SFMOMA’s newly designed and greatly expanded spaces by Norwegian architecture firm Snøhetta make the formerly fortress-like Mario Botta building more porous. The new museum will open to the public May 14.
Among architectural moves to that end: a second grand entrance on a street perpendicular to the museum’s original entrance; and an indoor area just inside the museum proper that will contain a rotating series of large-scale artworks and towering wooden amphitheater-style seating upon which visitors can freely mingle with a few hits of big art nearby, outside any “paywall.”
A massive, occluding stairway has been removed from the original entry atrium and replaced with a much more modest staircase, permitting far more light to pour through not only the atrium itself but also into upper-level floors. The art showcased upon opening includes broader views of the Museum’s collection in new and old galleries, along with three new floors concentrating on the Doris and Donald Fisher Collection, on loan for one hundred years. Three rooms are given over to Ellsworth Kelly’s works — timely, given his recent passing. Other rooms cluster works by Guston, Twombly, Warhol, and Chuck Close, among those of other modern American masters, and a half dozen paintings by Agnes Martin, one of the few female artists represented here.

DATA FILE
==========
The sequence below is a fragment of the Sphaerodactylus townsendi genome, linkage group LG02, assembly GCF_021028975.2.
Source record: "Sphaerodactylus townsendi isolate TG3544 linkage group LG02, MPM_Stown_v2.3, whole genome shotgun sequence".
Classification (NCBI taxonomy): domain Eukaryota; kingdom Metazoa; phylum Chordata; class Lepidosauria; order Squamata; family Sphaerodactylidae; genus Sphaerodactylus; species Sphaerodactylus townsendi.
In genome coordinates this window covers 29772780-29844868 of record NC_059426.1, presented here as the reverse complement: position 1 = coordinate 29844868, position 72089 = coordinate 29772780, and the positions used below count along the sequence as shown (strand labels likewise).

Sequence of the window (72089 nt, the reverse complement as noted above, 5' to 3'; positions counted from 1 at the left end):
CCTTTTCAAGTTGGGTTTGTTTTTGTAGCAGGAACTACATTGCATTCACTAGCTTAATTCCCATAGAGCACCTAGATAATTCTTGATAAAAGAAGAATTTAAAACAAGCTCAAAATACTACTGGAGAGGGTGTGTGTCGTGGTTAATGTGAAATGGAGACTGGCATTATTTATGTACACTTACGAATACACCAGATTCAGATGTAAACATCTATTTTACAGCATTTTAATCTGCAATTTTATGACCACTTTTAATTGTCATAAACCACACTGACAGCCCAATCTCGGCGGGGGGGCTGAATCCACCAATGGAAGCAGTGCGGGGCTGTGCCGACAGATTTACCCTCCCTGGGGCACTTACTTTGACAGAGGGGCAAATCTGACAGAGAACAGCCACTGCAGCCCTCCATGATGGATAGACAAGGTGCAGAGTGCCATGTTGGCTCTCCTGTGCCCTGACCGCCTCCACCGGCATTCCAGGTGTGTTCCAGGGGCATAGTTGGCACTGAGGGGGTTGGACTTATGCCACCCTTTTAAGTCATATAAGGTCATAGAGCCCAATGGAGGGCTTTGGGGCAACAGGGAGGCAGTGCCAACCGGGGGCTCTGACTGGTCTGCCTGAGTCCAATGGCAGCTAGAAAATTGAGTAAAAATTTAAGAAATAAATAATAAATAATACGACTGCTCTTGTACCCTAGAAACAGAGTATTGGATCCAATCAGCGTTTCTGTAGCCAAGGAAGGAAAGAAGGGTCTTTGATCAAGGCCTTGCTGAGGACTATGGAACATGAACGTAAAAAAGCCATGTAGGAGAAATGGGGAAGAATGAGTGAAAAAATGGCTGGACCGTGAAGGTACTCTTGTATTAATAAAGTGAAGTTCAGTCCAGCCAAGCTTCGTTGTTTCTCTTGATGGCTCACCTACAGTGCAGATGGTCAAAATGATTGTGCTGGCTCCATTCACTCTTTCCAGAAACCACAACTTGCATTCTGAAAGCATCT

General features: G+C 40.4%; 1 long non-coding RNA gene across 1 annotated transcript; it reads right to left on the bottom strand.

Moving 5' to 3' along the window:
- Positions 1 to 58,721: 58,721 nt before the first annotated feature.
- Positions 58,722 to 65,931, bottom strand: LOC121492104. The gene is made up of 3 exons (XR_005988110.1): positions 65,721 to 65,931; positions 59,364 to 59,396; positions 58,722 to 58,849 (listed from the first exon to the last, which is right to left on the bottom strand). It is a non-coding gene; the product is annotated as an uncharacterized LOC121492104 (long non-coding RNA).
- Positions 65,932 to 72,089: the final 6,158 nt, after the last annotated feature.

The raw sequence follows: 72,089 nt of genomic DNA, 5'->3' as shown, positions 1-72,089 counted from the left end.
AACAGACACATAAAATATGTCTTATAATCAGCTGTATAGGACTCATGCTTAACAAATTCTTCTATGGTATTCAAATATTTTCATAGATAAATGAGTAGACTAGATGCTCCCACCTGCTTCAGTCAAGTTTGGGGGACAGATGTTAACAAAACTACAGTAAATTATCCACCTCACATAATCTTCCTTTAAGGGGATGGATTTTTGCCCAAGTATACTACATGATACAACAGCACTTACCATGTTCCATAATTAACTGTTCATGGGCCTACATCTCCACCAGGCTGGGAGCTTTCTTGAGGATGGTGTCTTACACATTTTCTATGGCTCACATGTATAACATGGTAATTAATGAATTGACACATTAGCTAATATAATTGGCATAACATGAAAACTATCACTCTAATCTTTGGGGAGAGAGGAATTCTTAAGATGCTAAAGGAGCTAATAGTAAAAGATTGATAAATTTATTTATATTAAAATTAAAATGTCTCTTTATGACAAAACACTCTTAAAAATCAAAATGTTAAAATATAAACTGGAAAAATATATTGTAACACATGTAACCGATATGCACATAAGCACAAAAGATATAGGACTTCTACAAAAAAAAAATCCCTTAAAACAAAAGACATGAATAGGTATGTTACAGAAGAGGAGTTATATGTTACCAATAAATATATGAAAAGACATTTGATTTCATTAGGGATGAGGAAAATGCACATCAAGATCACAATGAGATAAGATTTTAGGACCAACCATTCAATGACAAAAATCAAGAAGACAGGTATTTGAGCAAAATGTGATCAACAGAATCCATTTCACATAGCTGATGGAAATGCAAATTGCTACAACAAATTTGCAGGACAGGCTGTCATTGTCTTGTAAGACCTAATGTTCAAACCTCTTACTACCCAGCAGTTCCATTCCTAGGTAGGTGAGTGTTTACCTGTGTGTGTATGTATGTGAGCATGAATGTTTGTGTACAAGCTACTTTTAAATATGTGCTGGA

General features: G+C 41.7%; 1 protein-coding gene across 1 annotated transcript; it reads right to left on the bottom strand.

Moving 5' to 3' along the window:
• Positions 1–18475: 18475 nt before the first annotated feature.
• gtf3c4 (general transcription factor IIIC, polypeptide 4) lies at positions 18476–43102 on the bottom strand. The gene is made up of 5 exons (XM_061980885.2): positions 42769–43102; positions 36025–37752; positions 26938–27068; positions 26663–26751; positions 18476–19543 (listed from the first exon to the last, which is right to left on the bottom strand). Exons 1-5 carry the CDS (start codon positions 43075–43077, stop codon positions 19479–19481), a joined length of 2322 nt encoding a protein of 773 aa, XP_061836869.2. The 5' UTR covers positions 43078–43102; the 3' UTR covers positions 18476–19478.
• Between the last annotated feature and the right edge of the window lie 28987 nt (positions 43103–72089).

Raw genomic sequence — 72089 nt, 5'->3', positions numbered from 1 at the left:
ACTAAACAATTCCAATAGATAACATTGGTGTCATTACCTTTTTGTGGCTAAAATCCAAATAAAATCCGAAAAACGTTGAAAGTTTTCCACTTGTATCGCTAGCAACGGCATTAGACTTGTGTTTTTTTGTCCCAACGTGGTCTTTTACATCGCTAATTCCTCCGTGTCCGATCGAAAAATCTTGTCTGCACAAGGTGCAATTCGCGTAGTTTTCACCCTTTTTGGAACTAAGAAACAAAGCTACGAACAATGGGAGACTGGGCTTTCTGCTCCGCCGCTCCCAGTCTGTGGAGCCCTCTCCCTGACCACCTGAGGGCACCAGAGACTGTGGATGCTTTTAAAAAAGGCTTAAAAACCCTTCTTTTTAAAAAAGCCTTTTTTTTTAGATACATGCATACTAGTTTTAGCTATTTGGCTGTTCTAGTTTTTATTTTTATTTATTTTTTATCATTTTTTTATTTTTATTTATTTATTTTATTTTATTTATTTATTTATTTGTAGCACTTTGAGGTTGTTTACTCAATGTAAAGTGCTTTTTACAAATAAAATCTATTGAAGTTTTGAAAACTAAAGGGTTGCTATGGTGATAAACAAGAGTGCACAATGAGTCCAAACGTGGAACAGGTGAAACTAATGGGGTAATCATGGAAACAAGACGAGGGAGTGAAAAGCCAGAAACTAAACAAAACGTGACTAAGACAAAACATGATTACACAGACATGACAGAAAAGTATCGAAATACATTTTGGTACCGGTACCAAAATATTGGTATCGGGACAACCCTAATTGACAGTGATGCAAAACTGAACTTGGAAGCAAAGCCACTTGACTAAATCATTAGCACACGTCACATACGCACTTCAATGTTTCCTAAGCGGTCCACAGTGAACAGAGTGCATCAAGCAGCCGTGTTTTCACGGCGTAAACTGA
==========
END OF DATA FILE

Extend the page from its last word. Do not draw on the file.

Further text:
Another “Fisher” floor is dedicated to twentieth-century German and British artists, with Kiefer, Polke and Richter dominating. The other new galleries are impressively tall and spare, and remain more intimate than intimidating, but the space for Martin’s work is exceptional: a small, bright, chapel-like room, set apart from distractions of other work and spaces. An additional new floor is dedicated to photo works, another set of galleries features architecture and design, and yet another set of spaces focuses on “newer” media-based works, together reaffirming a commitment to already well-established creative disciplines.
A slight orientation toward the contemporary manifests in a newly dedicated project space, initially spotlighting a large-scale sculpture by Leonor Antunes (using some of her familiar materials) along with upcoming live public programs and a film series that will play works of contemporary directors against auteur-ish masters from the Criterion Collection. The space, in sum, is expansive, consolidating modernist holdings while veering toward later-era works.
by Brian Karl